For conspicuous gallantry and intrepidity in action at the risk of his life above and beyond the call of duty the Medal of Honor was awarded to MAJOR PATRICK H. BRADY United States Army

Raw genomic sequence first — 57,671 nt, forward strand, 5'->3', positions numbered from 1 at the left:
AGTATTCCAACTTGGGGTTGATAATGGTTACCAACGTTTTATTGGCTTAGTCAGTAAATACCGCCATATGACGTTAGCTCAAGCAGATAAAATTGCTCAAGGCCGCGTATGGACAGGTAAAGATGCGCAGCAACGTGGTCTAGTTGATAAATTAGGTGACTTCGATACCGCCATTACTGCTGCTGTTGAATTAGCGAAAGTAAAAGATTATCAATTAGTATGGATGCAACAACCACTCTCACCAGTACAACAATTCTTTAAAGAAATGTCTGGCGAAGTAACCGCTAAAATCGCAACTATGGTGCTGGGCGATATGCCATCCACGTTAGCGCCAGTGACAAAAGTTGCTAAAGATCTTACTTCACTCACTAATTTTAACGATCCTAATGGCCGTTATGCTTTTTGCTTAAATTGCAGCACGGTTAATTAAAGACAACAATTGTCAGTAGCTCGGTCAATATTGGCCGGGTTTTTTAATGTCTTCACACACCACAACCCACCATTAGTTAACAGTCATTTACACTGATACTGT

For conspicuous gallantry and intrepidity in action at the risk of his life above and beyond the call of duty, Major Brady, Medical Service Corps, distinguished himself while serving with the 54th Medical Detachment, 67th Medical Group, 44th Medical Brigade, in the Republic of Vietnam. On 6 January 1968, Major Brady, commanding a UH-1H ambulance helicopter in the vicinity of Chu Lai, volunteered to rescue wounded men from a site in enemy-held territory which was reported to be heavily defended and to be blanketed by fog. To reach the site he descended through heavy fog and smoke and hovered slowly along a valley trail, turning his ship sideward to blow away the fog with the backwash from his rotor blades. Despite the unchallenged, close-range enemy fire, he found the dangerously small site, where he successfully landed and evacuated two badly wounded South-Vietnamese soldiers. He was then called to another area completely covered by dense fog where American casualties lay only 50 meters from the enemy. Two aircraft had previously been shot down and others had made unsuccessful attempts to reach this site earlier in the day. With unmatched skill and extraordinary courage, Major Brady made four flights to this embattled landing zone and successfully rescued all the wounded. On his third mission of the day Major Brady once again landed at a site surrounded by the enemy. The friendly ground force, pinned down by enemy fire, had been unable to reach and secure the landing zone. Although his aircraft had been badly damaged and his controls partially shot away during his initial entry into this area, he returned minutes later and rescued the remaining injured. Shortly thereafter, obtaining a replacement aircraft, Major Brady was requested to land in an enemy minefield where a platoon of American soldiers was trapped. A mine detonated near his helicopter, wounding two crew members and damaging his ship. In spite of this, he managed to fly six severely injured patients to medical aid. Throughout that day, Major Brady utilized three helicopters to evacuate a total of fifty-one seriously wounded men, many of whom would have perished without prompt medical treatment. MAJ Brady's bravery was in the highest traditions of the military service and reflects great credit upon himself and the U.S. Army.